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spillane's verdict Social media has become an echo chamber for fake news... and it needs to be cleaned up

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Kerry football legend, Sunday World columnist Pat Spillane. Photo by Ray McManus/Sportsfile

Kerry football legend, Sunday World columnist Pat Spillane. Photo by Ray McManus/Sportsfile

Kerry football legend, Sunday World columnist Pat Spillane. Photo by Ray McManus/Sportsfile

GAA President Larry McCarthy hit the headlines last weekend when he took issue with some of the criticism levelled at Mayo players after the All-Ireland final.

He said: ‘words matter’ and suggested that perspective is being lost in some of the commentary.

Larry warned of the mental health impact such ‘overly harsh scrutiny’ could have on players.

Meanwhile, former Mayo player John Casey described the online abuse of players and managers as an ‘absolute disgrace.’

I agree, to a point, with both gentlemen.

But there is a danger of every commentator being unfairly tarred with the same brush.

Having reviewed all the coverage of the All-Ireland final across the mainstream media platforms of television, radio and the print media I can say hand on heart that, with one notable exception, the coverage was fair and balanced.

Therefore, it is unfair to make a sweeping statement when really it was just one columnist who overstepped the mark.

Social media is an entirely different matter, however.

Basically, this is wild west territory. It is not just a GAA problem – it is a societal issue.

Social media has become an echo chamber for fake news.

Worst still, nobody in authority is challenging the false narratives which emerge from this poisoned rabbit hole.

It is important to note that it’s not just GAA players and managers who are vilified on social media.

Columnists, such as yours truly, and others, are regularly targeted as well.

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Take my own case.

I recently had a peek at some of the comments posted by the keyboard warriors in the wake of my suggestion that Tyrone needed to clarify what exactly went on in their squad during the latter stages of the championship with regard to Covid-19.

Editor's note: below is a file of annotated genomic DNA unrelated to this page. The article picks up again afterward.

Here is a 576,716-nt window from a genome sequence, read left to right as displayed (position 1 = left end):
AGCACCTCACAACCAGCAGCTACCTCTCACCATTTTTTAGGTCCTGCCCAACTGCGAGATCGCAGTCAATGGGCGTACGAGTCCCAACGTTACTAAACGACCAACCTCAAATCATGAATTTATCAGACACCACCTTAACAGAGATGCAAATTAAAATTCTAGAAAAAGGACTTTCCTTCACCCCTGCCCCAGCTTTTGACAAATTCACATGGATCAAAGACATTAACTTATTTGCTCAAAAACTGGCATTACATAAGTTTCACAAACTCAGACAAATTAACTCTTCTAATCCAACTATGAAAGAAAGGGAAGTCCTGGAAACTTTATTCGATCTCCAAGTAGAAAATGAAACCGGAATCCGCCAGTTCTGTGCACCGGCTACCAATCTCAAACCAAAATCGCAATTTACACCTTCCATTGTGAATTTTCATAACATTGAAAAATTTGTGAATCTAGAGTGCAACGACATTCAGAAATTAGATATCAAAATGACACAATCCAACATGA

Just for the record, I will re-state my request once again today.

I noted that when it was raised after their All-Ireland win, joint manager Feargal Logan said it wasn’t the time to address it.

Well, there won’t be a better time than now to tackle the issue.

Typically, my critics on social media chose not to offer any rebuttal to my suggestion.Instead they just posted the usual personalised drivel.

Here a small sample. I was called ‘Mrs Doubtfire’ and compared to disgraced US lawyer Rudy Giuliani.

And it got more personal… ‘Pat will only apologise in a carpark of a knocking shop in Listowel’…. ‘the man has no class’… ‘has a head like a weak Kerry weasel’.. ‘what a gobshite’.. ‘Pat Spillane is a clown’ or ‘he is bitter old bollix that should have been put out to pasture 20 years ago.’

Ageism is a constant theme on social media, it keeps cropping up.

It is as though there are some young people out there, we presume they are young from the tone of their comments, who cannot handle the fact that one or two of their elders have achieved something in life.

For example, even though he is yet to even meet the players, the new Kerry boss Jack O’Connor was targeted by the keyboard warriors in the last week.

They keep referring to the fact that he is aged 60 and that he hasn’t won an All-Ireland since 2009.

I mean, give the man a chance.

Social media can be a sewer pit which can be occupied by cowardly, spiteful individuals who spew bile in all directions.

We as a nation have stood by and allowed the multi-billion euro corporations who own the social media platforms to get away Scot-free.

It is simply unforgivable that they are not bound by the same libel laws as the mainstream media.

They are now totally out of control and governments everywhere need to act to try and control matters.

The GAA cannot be asked to solve this problem.

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